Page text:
Back when blog posts were composed with reed styluses on clay tablets, I put up a couple of posts (here and here) on fuel subsidies in the developing world. These are generally 1) fiscally ruinous; 2) terrible for the environment and traffic congestion; 3) highly regressive with regard to wealth distribution; and 4) market-distorting by artificially promoting fuel-guzzling industries. So I made the case that this is a pretty foolish public policy, in fact one of the worst I can think of. It’s up there with tobacco subsidies, the Concorde, pretty much everything the North Korean government has ever done, and our government’s failure in spending a paltry $615,000 taxpayer dollars for UC Santa Cruz students to digitize priceless Grateful Dead photographs, t-shirts and concert tickets.
Given the problems with fuel subsidies, I promised a third post on what to do to eliminate them. But since I have a day job, and being a professor is much more difficult than it looked when I was undergrad, I’ve procrastinated on putting this last post up. However, engineering student Kishore from India wrote asking where part three is, and customer satisfaction is a goal here at Freakonomics. Besides, no doubt governments around the world have been waiting impatiently for my post before they start dismantling their fuel subsidies, so here it is.
Given the damning case against fuel subsidies, and a rising swell of opinion that they are counterproductive on many levels, why don’t these policies go away? The IMF (see this) and I offer several reasons:
- First is simple confusion. In many countries, particularly where the subsidies are off-budget, few people are exactly sure what the subsidies cost and who pays for them, let alone their broader effects on the economy and society.
- Most governments with fuel subsidies do not have stellar reputations with their populaces, and thus the political body believes that any savings from removing the subsidies would disappear into a sinkhole of inefficiency and Cayman Islands bank accounts.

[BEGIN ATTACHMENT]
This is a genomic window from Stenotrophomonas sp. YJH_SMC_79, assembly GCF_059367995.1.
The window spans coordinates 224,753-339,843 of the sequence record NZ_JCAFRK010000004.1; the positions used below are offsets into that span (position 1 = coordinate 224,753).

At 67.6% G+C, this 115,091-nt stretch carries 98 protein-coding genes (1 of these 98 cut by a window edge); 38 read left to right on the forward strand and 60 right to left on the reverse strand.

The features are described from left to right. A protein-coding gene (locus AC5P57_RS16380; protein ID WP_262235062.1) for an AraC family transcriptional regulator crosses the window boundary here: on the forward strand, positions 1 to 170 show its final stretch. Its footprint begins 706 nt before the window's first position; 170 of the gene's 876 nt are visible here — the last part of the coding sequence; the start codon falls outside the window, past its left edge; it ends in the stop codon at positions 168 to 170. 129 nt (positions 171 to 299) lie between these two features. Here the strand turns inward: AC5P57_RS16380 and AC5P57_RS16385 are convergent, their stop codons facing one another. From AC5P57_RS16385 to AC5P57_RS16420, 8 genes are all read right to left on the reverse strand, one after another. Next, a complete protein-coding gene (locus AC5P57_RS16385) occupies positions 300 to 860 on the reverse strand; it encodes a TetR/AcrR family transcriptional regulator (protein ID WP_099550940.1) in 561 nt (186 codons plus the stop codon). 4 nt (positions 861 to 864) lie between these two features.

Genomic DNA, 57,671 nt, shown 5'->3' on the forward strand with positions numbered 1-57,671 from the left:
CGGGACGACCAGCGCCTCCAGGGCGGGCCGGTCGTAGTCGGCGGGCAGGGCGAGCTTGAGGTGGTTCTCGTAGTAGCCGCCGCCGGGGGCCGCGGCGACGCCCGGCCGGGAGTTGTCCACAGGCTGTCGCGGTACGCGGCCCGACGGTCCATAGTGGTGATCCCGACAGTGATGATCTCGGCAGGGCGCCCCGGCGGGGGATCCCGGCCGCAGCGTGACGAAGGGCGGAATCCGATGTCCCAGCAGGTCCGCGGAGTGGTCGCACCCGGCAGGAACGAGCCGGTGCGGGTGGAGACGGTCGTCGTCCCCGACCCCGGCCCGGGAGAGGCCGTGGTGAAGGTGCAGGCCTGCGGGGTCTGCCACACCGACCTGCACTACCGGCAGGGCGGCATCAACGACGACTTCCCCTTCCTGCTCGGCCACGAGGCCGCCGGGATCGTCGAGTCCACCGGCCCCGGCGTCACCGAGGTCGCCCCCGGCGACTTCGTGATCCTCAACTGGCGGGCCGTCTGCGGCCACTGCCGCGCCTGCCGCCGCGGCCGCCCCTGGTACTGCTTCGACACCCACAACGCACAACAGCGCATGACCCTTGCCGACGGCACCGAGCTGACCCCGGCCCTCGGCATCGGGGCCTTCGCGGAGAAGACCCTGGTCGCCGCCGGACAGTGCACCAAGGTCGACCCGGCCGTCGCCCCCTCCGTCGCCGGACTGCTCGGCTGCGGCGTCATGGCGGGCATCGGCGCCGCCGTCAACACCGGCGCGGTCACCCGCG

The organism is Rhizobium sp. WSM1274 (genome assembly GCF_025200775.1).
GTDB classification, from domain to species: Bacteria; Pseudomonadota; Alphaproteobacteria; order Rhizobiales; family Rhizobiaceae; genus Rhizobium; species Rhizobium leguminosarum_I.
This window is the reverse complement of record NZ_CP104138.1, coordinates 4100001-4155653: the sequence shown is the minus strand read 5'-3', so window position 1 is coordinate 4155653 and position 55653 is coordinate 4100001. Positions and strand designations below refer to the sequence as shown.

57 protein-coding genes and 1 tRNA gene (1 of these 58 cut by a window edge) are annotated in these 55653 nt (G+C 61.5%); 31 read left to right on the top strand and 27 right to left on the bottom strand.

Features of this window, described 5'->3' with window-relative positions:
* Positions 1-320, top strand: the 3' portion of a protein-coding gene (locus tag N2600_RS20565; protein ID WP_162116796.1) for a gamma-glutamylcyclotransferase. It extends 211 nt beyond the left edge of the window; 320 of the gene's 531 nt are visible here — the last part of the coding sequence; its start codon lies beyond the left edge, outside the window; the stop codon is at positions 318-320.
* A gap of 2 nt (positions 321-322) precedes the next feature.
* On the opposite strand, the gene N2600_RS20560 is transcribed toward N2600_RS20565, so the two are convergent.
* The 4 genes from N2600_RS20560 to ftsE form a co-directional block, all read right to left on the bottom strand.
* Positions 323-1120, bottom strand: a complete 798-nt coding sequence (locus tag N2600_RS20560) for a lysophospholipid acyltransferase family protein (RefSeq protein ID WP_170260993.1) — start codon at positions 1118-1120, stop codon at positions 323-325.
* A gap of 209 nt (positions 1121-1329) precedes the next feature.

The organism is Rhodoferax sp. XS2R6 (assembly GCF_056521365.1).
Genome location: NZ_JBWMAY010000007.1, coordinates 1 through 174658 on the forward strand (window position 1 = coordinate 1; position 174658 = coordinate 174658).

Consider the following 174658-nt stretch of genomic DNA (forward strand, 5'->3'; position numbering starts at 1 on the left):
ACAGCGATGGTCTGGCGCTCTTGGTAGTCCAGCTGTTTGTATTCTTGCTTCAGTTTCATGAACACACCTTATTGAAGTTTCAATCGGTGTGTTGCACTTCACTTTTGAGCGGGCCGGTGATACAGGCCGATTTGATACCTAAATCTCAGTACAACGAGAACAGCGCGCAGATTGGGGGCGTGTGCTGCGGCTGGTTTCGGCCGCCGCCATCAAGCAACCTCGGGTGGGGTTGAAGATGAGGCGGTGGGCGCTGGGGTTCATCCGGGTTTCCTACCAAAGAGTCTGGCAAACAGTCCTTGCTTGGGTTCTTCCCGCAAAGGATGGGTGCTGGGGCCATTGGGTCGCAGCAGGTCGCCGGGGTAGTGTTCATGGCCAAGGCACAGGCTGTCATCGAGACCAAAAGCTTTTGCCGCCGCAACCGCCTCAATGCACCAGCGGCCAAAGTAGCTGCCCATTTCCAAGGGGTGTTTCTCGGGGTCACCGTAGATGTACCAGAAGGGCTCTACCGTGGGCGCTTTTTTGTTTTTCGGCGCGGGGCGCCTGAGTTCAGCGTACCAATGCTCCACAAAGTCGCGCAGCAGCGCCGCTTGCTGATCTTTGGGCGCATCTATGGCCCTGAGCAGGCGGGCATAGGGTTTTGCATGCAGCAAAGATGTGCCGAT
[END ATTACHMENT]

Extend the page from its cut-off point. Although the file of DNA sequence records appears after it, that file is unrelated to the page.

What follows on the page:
- While most of the largesse from fuel subsidies flows disproportionately to the rich, the subsidies’ termination would also mean hardship for many poor people.
- Higher and more variable fuel prices might stoke inflation as the effects ripple through the economy.
- They may harm the international competitiveness of domestic industries which rely on cheap oil.
- There is the concentrated benefits/dispersed costs phenomenon, which is the case with most wasteful spending in the developed world as well as the developing. Here, a relatively small group of organized and politically connected people (in this case, wealthy drivers and/or the energy sector), who individually reap large benefits from the status quo, are far more likely to be activists and may overcome the interests of the larger populace for whom the potential gains, though in the aggregate much larger, are more abstract, uncertain, and smaller-scale on an individual basis, and for whom benefits would only materialize in the future.
- Fuel subsidies tend to be highest in oil-producing nations. One recent inventory of gas prices worldwide showed Saudi Arabia at 45 cents a gallon and Venezuela at an astonishing 4 cents a gallon. This is good PR for these nations as it helps show the masses that they are sharing in the nation’s oil wealth, keeping people’s minds off the fact that much of the oil revenue disappears into the maw of the kleptocracy in power.
- Being a kleptocrat is a pretty good job offering a competitive compensation package, generous benefits, considerable autonomy, challenging and rewarding work, high social status, and the chance to meet lots of interesting and diverse people before you rob them. Given this, and the fact that few of the leaders involved would prefer to spend their golden years in exile in London or Switzerland, what is to be done given that eliminating fuel subsidies may spark mass unrest?
Here are some ideas:
1) Before fixing the problem, it would help to know what the problem is. This means a rigorous study of the current policy in all its dimensions. This should start with the direct costs, which is harder to know than it sounds given that in many cases the subsidies do not appear on government balance sheets and instead are concealed in places like the balance sheets of state-owned industries.